A new fractal index to classify forest fragmentation and disorder

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  • Daniel Peptenatu
  • Ion Andronache
  • Helmut Ahammer
  • Marko Radulovic
  • Jennifer K. Costanza
  • Herbert F. Jelinek
  • Antonio Di Ieva
  • Kohei Koyama
  • Alexandra Grecu
  • Andreea Karina Gruia
  • Adrian-Gabriel Simion
  • Iulia Daniela Nedelcu
  • Cosmin Olteanu
  • Cristian-Constantin Drăghici
  • Marian Marin
  • Daniel Constantin Diaconu
  • Fensholt, Rasmus
  • Erica A. Newman

Context: Forest loss and fragmentation pose extreme threats to biodiversity. Their efficient characterization from remotely sensed data therefore has strong practical implications. Data are often separately analyzed for spatial fragmentation and disorder, but no existing metric simultaneously quantifies both the shape and arrangement of fragments. 

Objectives: We present a fractal fragmentation and disorder index (FFDI), which advances a previously developed fractal index by merging it with the Rényi information dimension. The FFDI is designed to work across spatial scales, and to efficiently report both the fragmentation of images and their spatial disorder.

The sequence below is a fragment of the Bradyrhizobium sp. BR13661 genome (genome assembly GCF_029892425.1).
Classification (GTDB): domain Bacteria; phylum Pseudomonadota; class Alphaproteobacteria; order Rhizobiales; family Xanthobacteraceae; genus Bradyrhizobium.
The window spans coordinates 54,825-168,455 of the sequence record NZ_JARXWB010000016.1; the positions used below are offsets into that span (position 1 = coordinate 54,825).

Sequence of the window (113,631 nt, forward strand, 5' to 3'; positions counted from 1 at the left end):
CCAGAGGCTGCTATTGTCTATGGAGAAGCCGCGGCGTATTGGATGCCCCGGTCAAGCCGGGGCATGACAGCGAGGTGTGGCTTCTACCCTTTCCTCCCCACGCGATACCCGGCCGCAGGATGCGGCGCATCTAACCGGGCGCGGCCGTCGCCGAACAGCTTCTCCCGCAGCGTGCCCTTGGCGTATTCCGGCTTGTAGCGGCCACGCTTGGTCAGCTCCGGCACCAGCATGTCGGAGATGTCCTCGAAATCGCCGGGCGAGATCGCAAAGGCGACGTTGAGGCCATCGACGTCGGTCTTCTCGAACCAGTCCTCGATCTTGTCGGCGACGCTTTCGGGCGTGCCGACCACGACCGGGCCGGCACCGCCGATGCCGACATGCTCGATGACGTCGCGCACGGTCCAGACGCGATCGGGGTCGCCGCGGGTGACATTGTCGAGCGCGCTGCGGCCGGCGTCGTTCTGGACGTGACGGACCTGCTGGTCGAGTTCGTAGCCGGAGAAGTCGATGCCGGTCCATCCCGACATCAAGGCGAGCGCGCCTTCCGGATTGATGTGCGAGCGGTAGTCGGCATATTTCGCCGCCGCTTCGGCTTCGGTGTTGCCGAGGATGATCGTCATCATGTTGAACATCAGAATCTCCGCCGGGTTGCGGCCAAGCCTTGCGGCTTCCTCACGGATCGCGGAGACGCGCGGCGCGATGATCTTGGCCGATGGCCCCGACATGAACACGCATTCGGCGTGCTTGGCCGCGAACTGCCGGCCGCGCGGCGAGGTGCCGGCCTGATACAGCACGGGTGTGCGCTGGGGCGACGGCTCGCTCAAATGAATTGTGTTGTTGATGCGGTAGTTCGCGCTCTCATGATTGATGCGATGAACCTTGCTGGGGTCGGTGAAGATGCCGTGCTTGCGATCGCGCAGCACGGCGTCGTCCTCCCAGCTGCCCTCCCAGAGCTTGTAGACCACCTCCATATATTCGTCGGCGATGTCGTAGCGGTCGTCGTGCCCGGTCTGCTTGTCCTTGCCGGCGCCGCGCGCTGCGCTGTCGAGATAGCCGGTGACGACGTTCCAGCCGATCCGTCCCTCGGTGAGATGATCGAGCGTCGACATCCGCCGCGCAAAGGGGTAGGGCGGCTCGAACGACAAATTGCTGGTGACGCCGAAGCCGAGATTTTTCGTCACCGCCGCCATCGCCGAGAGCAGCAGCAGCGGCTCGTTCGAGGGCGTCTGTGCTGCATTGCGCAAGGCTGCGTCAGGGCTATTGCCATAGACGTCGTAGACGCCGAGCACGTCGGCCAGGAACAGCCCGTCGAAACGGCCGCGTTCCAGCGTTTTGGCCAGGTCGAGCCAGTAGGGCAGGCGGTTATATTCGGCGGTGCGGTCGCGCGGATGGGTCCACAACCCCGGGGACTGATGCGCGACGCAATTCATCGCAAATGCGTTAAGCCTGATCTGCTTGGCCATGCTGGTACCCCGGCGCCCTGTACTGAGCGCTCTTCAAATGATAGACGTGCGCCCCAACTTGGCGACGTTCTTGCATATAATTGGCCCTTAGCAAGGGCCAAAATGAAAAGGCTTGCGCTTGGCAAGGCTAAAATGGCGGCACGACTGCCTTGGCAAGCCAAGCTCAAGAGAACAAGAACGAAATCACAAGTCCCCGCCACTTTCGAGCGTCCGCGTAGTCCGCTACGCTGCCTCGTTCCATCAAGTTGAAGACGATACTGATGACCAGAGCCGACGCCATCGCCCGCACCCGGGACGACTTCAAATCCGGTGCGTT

Methods: We validate the FFDI with 12,600 synthetic hierarchically structured random map (HRM) multiscale images, as well as several other categories of fractal and non-fractal test images (4880 images). We then apply the FFDI to satellite imagery of forest cover for 10 distinct regions of the Romanian Carpathian Mountains from 2000–2021. 

Results: The FFDI outperformed its two individual components (fractal fragmentation index and Rényi information dimension) in resolving spatial patterns of disorder and fragmentation when tested on HRM classes and other image types. The FFDI thus offers a clear advantage when compared to the individual use of fractal fragmentation index and the Information Dimension, and provided good classification performance in an application to real data.

 Conclusions: This work improves on previous characterizations of landscape patterns. With the FFDI, scientists will be able to better monitor and understand forest fragmentation from satellite imagery. The FFDI may also find wider applicability in biology wherever image analysis is used.

Original languageEnglish
JournalLandscape Ecology
Pages (from-to)1373–1393
Publication statusPublished - 2023

Bibliographical note

Publisher Copyright:
© 2023, The Author(s).

    Research areas

  • Forest fragmentation, Hierarchically structured random maps, Remote sensing, Romanian Carpathian Mountains, Rényi information dimension, Spatial disorder

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